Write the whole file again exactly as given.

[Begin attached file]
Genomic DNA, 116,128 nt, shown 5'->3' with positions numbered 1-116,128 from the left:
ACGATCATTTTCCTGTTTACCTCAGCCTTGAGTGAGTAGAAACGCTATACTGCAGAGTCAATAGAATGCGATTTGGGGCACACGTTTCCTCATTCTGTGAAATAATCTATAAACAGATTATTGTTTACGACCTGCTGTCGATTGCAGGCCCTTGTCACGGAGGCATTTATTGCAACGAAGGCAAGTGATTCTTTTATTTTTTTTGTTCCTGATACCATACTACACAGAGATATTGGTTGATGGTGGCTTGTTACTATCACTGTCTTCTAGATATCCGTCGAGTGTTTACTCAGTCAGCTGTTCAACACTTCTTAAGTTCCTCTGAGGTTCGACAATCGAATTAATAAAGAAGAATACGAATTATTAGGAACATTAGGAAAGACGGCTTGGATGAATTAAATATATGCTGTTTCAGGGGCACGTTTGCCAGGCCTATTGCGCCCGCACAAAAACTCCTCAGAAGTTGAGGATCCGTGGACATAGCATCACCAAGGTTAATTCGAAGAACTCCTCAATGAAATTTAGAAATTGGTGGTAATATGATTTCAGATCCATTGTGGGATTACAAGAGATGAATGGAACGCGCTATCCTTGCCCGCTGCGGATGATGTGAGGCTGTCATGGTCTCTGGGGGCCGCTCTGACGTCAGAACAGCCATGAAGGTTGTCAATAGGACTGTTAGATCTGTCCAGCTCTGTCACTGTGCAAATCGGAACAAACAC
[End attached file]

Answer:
Genomic DNA, 116,128 nt, shown 5'->3' with positions numbered 1-116,128 from the left:
ACGATCATTTTCCTGTTTACCTCAGCCTTGAGTGAGTAGAAACGCTATACTGCAGAGTCAATAGAATGCGATTTGGGGCACACGTTTCCTCATTCTGTGAAATAATCTATAAACAGATTATTGTTTACGACCTGCTGTCGATTGCAGGCCCTTGTCACGGAGGCATTTATTGCAACGAAGGCAAGTGATTCTTTTATTTTTTTTGTTCCTGATACCATACTACACAGAGATATTGGTTGATGGTGGCTTGTTACTATCACTGTCTTCTAGATATCCGTCGAGTGTTTACTCAGTCAGCTGTTCAACACTTCTTAAGTTCCTCTGAGGTTCGACAATCGAATTAATAAAGAAGAATACGAATTATTAGGAACATTAGGAAAGACGGCTTGGATGAATTAAATATATGCTGTTTCAGGGGCACGTTTGCCAGGCCTATTGCGCCCGCACAAAAACTCCTCAGAAGTTGAGGATCCGTGGACATAGCATCACCAAGGTTAATTCGAAGAACTCCTCAATGAAATTTAGAAATTGGTGGTAATATGATTTCAGATCCATTGTGGGATTACAAGAGATGAATGGAACGCGCTATCCTTGCCCGCTGCGGATGATGTGAGGCTGTCATGGTCTCTGGGGGCCGCTCTGACGTCAGAACAGCCATGAAGGTTGTCAATAGGACTGTTAGATCTGTCCAGCTCTGTCACTGTGCAAATCGGAACAAACAC